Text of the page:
The Morton Railroad Station was built c. 1880 and has changed very little since it was built. Originally the station master lived on the second floor. Morton was named for Judge Sketchley Morton a great great grandson of John Morton who signed the Declaration of Independence.
A look back at the West Chester Railroad Line
Morton station is conspicuous by reason of a handsome pressed brick railroad house, one of the neatest along the road. Several buildings, principally private residences or annexes thereto, are being erected. Thomas T. Tasker owns 600 acres here, with a fine residence and barn. J. H. Irwin has just purchased 80 acres at Morton for about $300 per acre, and has erected a new hotel near the station, fitted up with has, &c. At the time of his purchase Mr. Irwin owned 70 acres, nearly adjoining the new territory, and has a large machine shop there. H. A. Bregoard is another large property owner at Morton. He owns one hundred acres thereabouts, which he is daily improving. Dr. Kingston Goddard, ex-Coroner of Philadelphia, owns a handsome property lying near the railroad. The J. Edgar Thomson estate owns about 160 acres near Morton, fronting on the Delaware County Pike and near the railroad. Handsome residences, built after the Swiss chalet style of architecture, adorn nearly all of the properties named, which have undergone vast improvement within a few years. The old Morton homestead stands back some distance from the railroad station.
Swarthmore is the name of the next station on the West Chester Road. The college is the most conspicuous public object hereabouts. The spirit of improvement shows itself about the institution as well as generally along the road, and during the last two or three years important changes have been made, notably the long and broad sweep of pathway running from the railroad to the college building.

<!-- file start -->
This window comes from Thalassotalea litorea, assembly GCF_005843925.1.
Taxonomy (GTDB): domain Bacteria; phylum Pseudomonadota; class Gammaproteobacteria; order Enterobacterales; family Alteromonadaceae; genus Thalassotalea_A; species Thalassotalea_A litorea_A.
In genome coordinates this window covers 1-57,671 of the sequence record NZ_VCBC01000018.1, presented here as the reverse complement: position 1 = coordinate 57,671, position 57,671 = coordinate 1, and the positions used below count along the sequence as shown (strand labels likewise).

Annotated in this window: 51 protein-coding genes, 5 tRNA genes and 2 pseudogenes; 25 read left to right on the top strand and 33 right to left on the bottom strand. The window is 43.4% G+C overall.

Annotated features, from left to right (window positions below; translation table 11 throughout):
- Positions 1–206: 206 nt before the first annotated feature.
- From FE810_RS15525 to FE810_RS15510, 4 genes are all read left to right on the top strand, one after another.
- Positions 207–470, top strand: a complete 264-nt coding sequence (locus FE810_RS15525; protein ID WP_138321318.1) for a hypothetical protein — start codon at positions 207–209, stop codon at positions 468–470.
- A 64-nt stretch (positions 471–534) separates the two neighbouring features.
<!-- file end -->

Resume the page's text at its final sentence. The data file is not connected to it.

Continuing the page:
The high hill in the distance is dotted with several handsome new stone houses, the residences of a number of the college professors. The West Hill Land Company has purchased two hundred acres adjoining the college property on the east. Their acreage is all high and health land. The company is effecting many improvements in the vicinity of Swarthmore. On the hill a large water works is being erected. Thomas Foulke, Prof. Beardsley and S. Kent occupy fine houses at Swarthmore, and Sylvester Garrett is erecting for himself a valuable residence. Nearly all the property lying hereabout belongs or originally belonged to the John Ogden family. J. H. Linville, President of the Keystone Bridge Company, and President of the new Southern Maryland Railroad, has a fine residence on the south side of the road. So also has Mr. Callander I. Leiper, of the firm of Leiper & Lewis, who own the stone quarries near Swarthmore, of the stone of which nearly all the new houses in the neighborhood are built. An interesting relic of other days is built. An interesting relic of other days is the old cottage on the college grounds, which was the birthplace and for many years the home of the painter, Benjamin West. It is in the center of a small orchard, and has every appearance of age. Real estate at Swarthmore ranges in value from $500 to $1000 per acre. East of Swarthmore Charles Ogden has built tow handsome residences, and Henry Ogden has a fine residence on the Delaware County Turnpike.